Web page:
6 Cybersecurity Risks Associated with Working From Home
February 08, 2021
Although an operational necessity, allowing employees to work from home increases cyber risk. We cover six cyber risks and offer mitigations.
Risk 1: Users and devices are no longer protect by your facility's physical security controls
In most office spaces you can control who has access to your facilities. You can track visitors with a sign-in sheet at the reception desk. You can watch your facilities with security cameras to detect security incidents. These physical safeguards do not apply to employees working from home. Luckily you can still provide some physical safeguards for employees working from home. Give employees a laptop lock to protect their company provided workstation. This can help reduce device theft. Encrypt your workstations so that in the event the device is stolen, the data can not be read.
Risk 2: Users may need to remotely connect to your network over untruest and unsecure networks
Companies often have mission-critical resources (e.g. file servers) on their local networks. Your remote employees may now need to access those resources from home. Never make servers containing sensitive information directly accessible via the internet. A far more secure solution is to set up a virtual private network (VPN). This allows users to access their corporate network securely. Make sure that the VPN connection goes through a fully encrypted tunnel. Ensuring that only your employees can access your VPN remotely is critical. You can set up multi factor authentication (MFA) to do this. We recommend using SAASPASS for MFA so much that we became their partner. Feel free to reach out to us if you would like to use SAASPASS.
Another important point. Disable the split tunneling setting on your company’s VPN appliance. This ensures that when VPN is in use all traffic from a workstation goes through your VPN connection.
Risk 3: Family members (unauthorized persons) may access their device
Users may “quickly step away” from their laptop leaving it unlocked and unattended. This provides an opportunity for other persons at home, to access the device. You need to train end-users to lock their workstations before leaving them unattended. Don't rely on the end-user. Configure your workstations to lock after five minutes of inactivity.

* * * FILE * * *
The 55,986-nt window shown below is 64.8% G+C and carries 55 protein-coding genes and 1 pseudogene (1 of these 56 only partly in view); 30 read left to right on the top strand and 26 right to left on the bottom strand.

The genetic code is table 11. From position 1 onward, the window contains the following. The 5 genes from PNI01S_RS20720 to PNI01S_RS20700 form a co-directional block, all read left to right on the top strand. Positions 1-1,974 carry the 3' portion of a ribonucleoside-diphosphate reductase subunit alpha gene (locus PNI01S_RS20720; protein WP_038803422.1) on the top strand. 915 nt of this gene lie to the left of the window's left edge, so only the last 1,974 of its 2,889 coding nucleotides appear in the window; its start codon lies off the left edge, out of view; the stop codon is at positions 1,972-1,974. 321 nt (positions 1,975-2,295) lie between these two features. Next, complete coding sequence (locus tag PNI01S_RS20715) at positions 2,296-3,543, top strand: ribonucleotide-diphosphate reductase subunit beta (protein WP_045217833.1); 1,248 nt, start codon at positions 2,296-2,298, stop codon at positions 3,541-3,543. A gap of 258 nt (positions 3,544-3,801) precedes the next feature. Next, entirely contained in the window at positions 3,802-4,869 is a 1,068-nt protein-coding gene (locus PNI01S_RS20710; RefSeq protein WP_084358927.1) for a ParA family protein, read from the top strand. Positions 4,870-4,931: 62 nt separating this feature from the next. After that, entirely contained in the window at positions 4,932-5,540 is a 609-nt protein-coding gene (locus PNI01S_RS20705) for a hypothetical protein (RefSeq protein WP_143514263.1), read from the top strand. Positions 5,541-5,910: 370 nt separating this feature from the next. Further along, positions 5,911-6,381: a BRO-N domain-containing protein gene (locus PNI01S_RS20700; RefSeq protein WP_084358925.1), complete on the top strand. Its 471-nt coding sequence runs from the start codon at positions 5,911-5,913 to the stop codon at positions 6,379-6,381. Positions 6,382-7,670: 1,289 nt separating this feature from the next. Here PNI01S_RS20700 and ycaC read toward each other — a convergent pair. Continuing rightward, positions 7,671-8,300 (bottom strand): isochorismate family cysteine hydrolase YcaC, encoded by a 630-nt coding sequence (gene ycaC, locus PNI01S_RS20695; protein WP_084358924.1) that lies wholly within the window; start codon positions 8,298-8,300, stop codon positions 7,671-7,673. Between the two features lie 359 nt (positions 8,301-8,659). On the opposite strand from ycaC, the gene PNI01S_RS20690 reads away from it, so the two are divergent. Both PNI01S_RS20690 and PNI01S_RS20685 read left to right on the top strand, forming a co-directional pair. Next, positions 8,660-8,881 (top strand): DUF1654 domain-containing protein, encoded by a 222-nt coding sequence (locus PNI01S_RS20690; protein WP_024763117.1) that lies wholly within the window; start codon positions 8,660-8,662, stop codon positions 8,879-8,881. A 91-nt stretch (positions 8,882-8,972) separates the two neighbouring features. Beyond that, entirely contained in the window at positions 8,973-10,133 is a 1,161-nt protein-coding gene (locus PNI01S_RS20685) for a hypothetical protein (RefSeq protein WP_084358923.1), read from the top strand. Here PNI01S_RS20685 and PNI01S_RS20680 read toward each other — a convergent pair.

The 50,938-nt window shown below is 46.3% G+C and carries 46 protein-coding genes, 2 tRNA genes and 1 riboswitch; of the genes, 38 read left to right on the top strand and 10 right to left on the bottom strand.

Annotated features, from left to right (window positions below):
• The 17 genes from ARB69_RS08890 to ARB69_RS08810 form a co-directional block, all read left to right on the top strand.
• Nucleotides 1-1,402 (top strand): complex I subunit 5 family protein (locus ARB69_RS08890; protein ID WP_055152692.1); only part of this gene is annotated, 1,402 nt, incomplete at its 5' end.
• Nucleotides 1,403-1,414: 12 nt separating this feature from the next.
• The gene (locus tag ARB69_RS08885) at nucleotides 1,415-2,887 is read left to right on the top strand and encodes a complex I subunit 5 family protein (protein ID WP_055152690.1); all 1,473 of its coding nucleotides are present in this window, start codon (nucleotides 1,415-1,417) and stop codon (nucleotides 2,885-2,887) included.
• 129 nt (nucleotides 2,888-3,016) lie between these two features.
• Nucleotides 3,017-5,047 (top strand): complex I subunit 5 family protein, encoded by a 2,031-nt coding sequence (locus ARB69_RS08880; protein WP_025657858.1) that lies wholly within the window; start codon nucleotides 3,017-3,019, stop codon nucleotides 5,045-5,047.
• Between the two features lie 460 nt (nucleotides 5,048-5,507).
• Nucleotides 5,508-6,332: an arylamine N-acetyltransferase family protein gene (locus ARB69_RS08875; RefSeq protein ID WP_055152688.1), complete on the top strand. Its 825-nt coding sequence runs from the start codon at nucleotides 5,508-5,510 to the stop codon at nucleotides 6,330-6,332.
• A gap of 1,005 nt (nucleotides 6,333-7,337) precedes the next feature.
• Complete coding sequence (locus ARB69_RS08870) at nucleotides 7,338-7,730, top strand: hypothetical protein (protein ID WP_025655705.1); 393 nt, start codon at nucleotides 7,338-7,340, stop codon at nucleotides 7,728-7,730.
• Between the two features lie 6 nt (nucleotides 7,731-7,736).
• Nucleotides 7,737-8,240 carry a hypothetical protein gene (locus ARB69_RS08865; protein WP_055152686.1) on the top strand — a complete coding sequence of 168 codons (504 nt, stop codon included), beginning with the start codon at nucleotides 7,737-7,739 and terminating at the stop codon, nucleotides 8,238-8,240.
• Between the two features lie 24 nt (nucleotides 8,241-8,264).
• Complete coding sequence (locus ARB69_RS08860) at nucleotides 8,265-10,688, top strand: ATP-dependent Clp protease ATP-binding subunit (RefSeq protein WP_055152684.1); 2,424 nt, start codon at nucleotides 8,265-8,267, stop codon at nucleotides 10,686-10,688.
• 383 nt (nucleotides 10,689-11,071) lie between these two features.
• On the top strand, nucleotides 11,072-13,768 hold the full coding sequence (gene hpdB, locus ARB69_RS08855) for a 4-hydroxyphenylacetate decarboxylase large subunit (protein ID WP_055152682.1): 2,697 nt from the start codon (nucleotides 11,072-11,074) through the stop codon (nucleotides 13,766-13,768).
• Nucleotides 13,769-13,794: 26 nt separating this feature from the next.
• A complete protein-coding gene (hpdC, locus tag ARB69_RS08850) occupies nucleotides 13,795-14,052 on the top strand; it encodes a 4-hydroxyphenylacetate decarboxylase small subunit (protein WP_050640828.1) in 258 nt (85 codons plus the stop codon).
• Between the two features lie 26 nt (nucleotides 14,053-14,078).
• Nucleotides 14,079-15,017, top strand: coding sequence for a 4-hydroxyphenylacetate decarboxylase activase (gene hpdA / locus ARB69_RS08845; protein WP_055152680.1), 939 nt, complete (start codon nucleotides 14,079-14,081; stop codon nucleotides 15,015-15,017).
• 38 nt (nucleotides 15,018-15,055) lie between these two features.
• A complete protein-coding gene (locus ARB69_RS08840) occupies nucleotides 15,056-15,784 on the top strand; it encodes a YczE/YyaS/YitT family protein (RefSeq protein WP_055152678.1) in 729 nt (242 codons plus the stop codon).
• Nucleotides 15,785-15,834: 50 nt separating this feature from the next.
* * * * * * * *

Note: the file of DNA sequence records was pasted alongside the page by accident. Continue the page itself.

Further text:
Risk 4: Users may work from personal devices instead of company-provided devices
Users may attempt to use personal devices for work to bypass your security controls.
Here are a couple of scenarios. Users may sync their corporate OneDrive to their personal laptops. Users may try to install a VPN client on their personal device to access the corporate network.
You need to create a whitelist to control which devices can connect to your network via the VPN. At the very least, prevent outdated operating systems from connecting to your VPN. Preventing devices that don't have anti-virus software installed also makes sense.
Don't forget about your cloud resources. Configure them so that they can only be accessed by authorized devices.
Risk 5: Workstations may not receive updates
Do you centrally manage updates for your workstations? If so, you may face difficulty deploying updates to remote workstations. A good idea is to force users to connect to the VPN before logging into their workstation. This will allow you to deploy updates as if they were on your corporate network. Asking end users to connect to the VPN is a time consuming and hopeless endeavor.
Alternatively, you can configure your workstations to receive their updates directly from Microsoft.
Risk 6: Users may print sensitive documents at home
The physical security controls in an employee’s home are limited and can not be verified. As a result, users should be prevented from printing documents from their workstation. This reduces the risk of sensitive information being leaked. Sure a user can email the document to themselves and print it from another computer. At least you will have evidence that they attempted to bypass your security controls.
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